As a result, I felt my invisibility receding into my soul, feeling real, day after day, loving to touch and be touched. Feeling unhappy made me write, and feeling happy made me write again with a sort of innocent joy that I thought was reserved for others. At first I’d write at night to make sure no one would see me, then I got bold and wrote in broad daylight. I still have guilt about this, always remembering that I should have some more serious occupation.

It’s no accident that the narrator, in fact the real hero of my novel, makes himself invisible. I’m sorry I had to summon such formidable figures as the great Peter Abelard and the beautiful, unforgettable Heloise, to actually write my autobiography. The legend goes that when Abelard’s tomb was opened for Heloise to be buried with him, he opened out his arms to welcome her. If, God forbid, it was to be reopened again, I fear they would both sit up in their graves, dust and loving bones, and curse me for using their tragic fate for such selfish purposes. My poor William is a man who sees and feels and thinks but is incapable of action. What’s left for him except to become a writer? A failed life, or the feeling of a failed life is, for most of us, the best material for a good book, and for a bad one as well.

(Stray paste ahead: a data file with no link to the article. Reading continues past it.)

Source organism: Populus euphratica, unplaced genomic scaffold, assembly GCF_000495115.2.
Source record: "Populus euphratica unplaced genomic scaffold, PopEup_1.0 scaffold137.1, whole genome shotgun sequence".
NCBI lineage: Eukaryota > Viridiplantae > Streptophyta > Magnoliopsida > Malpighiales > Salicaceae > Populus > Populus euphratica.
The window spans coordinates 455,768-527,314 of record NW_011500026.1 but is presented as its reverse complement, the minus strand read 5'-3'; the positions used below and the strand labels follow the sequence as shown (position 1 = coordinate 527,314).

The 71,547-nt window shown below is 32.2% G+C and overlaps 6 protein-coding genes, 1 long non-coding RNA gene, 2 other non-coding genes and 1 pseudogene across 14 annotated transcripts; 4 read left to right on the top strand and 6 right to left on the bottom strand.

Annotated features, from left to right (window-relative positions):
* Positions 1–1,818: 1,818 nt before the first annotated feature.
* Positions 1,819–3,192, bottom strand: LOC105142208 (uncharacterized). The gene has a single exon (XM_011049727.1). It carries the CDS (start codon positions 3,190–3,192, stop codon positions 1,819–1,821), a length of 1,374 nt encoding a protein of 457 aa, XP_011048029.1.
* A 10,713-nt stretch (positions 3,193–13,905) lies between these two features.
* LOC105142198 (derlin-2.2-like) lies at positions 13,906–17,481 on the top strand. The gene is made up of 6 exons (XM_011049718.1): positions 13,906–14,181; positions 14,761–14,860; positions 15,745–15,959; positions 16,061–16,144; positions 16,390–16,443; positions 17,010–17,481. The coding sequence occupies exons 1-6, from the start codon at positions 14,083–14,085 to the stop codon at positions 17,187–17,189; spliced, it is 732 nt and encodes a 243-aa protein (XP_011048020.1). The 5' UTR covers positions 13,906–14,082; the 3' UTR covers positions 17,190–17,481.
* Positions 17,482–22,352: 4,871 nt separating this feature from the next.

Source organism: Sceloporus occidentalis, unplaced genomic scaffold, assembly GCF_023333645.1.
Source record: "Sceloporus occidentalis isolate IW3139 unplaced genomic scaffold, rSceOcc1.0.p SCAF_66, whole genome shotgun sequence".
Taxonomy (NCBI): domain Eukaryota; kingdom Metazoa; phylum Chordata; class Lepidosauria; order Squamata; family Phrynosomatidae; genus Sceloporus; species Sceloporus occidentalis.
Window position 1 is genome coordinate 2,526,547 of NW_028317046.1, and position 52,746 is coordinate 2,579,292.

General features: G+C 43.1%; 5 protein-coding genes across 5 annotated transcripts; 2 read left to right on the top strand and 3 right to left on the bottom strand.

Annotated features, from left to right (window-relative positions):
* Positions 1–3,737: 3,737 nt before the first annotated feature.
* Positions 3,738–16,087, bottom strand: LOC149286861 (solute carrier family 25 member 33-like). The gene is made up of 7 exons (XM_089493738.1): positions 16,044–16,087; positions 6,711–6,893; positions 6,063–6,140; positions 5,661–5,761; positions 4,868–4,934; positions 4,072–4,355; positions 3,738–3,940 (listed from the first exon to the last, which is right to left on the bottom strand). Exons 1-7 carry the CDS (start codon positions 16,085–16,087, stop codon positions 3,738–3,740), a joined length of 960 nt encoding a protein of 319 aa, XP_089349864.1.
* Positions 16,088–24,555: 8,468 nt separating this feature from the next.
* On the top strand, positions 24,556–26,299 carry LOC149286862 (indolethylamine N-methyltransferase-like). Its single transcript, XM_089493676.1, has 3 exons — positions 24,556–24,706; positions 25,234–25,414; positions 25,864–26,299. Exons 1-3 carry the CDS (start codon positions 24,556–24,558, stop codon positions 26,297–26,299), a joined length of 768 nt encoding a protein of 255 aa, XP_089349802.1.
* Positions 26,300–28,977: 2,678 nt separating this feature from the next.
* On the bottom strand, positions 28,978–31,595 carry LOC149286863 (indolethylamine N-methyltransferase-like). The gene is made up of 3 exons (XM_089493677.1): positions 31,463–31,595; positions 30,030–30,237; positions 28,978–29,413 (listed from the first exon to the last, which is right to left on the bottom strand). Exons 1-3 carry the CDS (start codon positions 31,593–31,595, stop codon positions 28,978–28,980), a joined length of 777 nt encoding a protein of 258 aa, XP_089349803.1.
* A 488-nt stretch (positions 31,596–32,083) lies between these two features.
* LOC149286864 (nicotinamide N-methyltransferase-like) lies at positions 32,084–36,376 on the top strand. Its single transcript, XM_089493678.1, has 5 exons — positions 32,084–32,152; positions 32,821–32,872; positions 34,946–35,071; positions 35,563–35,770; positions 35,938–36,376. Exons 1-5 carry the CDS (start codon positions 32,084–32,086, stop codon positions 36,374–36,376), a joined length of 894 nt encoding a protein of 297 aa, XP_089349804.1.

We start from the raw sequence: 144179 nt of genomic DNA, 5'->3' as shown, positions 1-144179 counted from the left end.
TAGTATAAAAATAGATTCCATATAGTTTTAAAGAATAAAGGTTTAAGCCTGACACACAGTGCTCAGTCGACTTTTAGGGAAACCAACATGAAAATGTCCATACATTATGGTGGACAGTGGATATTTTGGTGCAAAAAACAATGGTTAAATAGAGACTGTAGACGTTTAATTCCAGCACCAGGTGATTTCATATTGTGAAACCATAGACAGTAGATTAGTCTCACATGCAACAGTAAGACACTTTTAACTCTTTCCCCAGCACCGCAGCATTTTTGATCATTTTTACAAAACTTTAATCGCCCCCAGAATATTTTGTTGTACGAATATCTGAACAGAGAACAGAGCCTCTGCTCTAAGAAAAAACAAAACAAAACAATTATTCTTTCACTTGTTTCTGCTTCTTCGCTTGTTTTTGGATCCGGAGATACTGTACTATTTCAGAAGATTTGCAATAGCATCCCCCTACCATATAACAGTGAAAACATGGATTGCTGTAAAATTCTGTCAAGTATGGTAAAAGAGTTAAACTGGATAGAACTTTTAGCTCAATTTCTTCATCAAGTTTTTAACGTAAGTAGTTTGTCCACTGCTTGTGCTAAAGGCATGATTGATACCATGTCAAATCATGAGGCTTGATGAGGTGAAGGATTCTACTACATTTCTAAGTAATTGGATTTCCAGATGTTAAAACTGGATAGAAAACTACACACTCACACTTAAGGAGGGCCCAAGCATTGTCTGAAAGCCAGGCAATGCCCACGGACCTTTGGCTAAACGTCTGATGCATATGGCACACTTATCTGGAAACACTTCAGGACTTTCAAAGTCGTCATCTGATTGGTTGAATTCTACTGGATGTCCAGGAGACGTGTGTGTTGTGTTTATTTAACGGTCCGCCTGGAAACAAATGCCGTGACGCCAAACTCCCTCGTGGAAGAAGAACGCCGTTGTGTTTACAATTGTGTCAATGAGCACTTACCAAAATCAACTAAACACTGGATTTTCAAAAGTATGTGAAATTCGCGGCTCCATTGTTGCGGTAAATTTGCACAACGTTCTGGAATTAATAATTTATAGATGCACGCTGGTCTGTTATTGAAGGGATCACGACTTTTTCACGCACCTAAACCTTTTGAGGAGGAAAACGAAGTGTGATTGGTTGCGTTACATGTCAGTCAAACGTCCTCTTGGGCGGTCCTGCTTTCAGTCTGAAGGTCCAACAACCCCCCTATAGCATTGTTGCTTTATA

Most days I feel like those Vietnamese folklore spirits, neither truly human nor ghost but somewhere in between—wanderers traveling back and forth according to the breeze, the constellations of stars, or the crosstown traffic. Only when I open my eyes in the morning and I want to hold my wife and she wants to hold me do I feel fleetingly real and I think, as I do every day of my life, I know this is soon going to end. A hundred years from now for me, a few million years for our species, a few billion for life itself—I know nothing is going to be left of it, and nothing remembered. But God forgive me, and also Allah, Vishnu, Buddha the merciful, the compassionate pagan gods and goddesses of springs and winds, and I’m sorry if I forgot anyone, there is no offense meant. Let me tell you, it was worth it.